‘Shameful’: Keir Starmer responds to Boris Johnson’s comments on care homes

Andrew Woodcock
·5-min read
Getty
Getty

Keir Starmer has denounced as “shameful” Boris Johnson‘s apparent attempt to blame care home operators for deaths of residents and staff from coronavirus.

The Labour leader demanded an apology from the prime minister a day after Mr Johnson suggested that the 20,000 fatalities in care homes during the pandemic could in part be explained by the failure of many to ”follow the procedures” to protect residents and staff.

Amid a furious outcry from home operators and unions, Downing Street made clear that the prime minister was not saying sorry for his remarks.

Asked eight times at a media briefing to say whether the PM regretted his comment and would now retract it or apologise, his official spokesman declined to do so, instead repeating again and again the same statement issued by Downing Street last night in a bid to calm the furore.

In a tweet this afternoon, Sir Keir said: “At least 20,000 people have died from Covid-19 in care homes. Residents went without tests. Staff were left without PPE [personal protective equipment]. And all after a decade of cuts to social care.

“Shameful of Boris Johnson for trying to blame others for his government’s failures.”

Mr Johnson was asked during a visit to Yorkshire on Monday to explain how he accounted for the high death figures in care homes. He said: “We discovered too many care homes didn’t really follow the procedures in the way that they could have.”

The reply was denounced as “cowardly” and “a travesty of leadership” by Mark Adams, who runs the charity Community Integrated Care.

Mr Adams told the BBC Radio 4 Today programme: “If this is genuinely his view, I think we’re almost entering a Kafkaesque alternative reality where the government sets the rules, we follow them, they don’t like the results, they then deny setting the rules and blame the people that were trying to do their best.”

The National Care Forum said Mr Johnson’s remarks were “totally inappropriate” and “hugely insulting” to care workers.

Forum executive director Vic Rayner said that care homes had followed the guidance “to the letter” but the government’s attention was focused on hospitals.

“Government guidance has come to the sector in stops and starts – with organisations grappling with over 100 pieces of additional guidance in the same number of days, much of which was not accompanied by an understanding of the operational implications of operating care services,” she said.

And Joyce Pinfield of the National Care Association said: “We are absolutely appalled and feel this is a slap in the face for the care sector and our wonderful care staff.”

Asked by reporters today whether the PM would apologise or retract his statement, whether he was trying to imply that care home operators and staff had “done something wrong” and whether he was simply trying to pass the buck for government failings onto frontline staff, Mr Johnson’s spokesman repeatedly said: “Throughout the pandemic, care homes have done a brilliant job under very difficult circumstances.

“The PM was pointing out that nobody knew what the correct procedures were because the extent of asymptomatic transmission was not known at the time.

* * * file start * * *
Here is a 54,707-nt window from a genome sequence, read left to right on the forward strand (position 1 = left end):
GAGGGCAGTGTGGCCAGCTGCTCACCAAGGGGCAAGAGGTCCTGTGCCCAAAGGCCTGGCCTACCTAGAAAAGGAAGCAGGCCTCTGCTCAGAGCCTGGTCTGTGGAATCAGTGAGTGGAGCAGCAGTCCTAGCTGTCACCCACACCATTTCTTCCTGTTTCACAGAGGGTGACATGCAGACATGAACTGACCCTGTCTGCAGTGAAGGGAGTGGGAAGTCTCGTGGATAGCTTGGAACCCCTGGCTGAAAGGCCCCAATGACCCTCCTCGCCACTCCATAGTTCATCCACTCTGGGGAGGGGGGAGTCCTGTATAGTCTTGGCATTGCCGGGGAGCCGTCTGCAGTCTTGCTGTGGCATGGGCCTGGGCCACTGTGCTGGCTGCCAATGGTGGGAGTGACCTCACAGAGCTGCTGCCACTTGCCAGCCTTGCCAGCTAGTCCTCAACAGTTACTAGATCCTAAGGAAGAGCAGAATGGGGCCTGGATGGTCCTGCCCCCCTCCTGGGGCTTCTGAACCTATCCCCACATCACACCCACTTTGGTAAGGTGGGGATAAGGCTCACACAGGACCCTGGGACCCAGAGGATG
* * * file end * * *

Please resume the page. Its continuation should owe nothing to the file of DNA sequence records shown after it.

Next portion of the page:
“We have put in place a comprehensive action plan to protect care homes, including rigorous testing and additional funding for PPE.”

More than half of care homes in England have been hit by Covid-19, according to official estimates, with one in five residents infected and 7 per cent of staff.

Anger has grown over the decision to discharge 25,000 hospital patients who had not been tested, fuelled by health secretary Matt Hancock’s notorious claim to have “thrown a protective ring” around them.

The fate of so many care home residents has also been blamed on the failure to provide enough PPE, with supplies requisitioned for the NHS.

It wasn’t until 15 April – almost a month after the lockdown began – that Mr Hancock finally promised to test all patients before they were admitted.

But questioned in Goole, east Yorkshire, the prime minister instead pointed to poor practices, saying: “One of the things the crisis has shown is we need to think about how we organise our social care package better and how we make sure we look after people better who are in social care.

“We discovered too many care homes didn’t really follow the procedures in the way that they could have but we’re learning lessons the whole time.

“Most important is to fund them properly ... but we will also be looking at ways to make sure the care sector long-term is properly organised and supported.”

The general secretary of public service union Unison, Dave Prentis, said it was “despicable for Boris Johnson to blame incredible, dedicated care workers for his own government’s failings”.

Mr Prentis said: “​Care ​staff have kept working ​throughout to help the vulnerable​, putting their own health at risk with little or no protective kit and without testing. Many lacked full sick pay ​so couldn’t afford to stop home. Others went unpaid if they became ill, causing real financial headaches for doing the right thing. ​

“This was all the result of poor decisions taken by his government. The prime minister should be ashamed, take responsibility and commit to proper, lasting reform of social care.”

Mike Padgham, head of the Independent Care Group (ICG), said: “We should not be getting into the blame game and it is wrong to criticise care and nursing homes at this time.”

The vast majority of providers had “done their absolute best in the face of slow and conflicting advice”, he said, adding: “Providers were operating in the dark over what they ought to do and with one arm behind their backs in terms of the support they were given. In those circumstances, they have worked miracles.”

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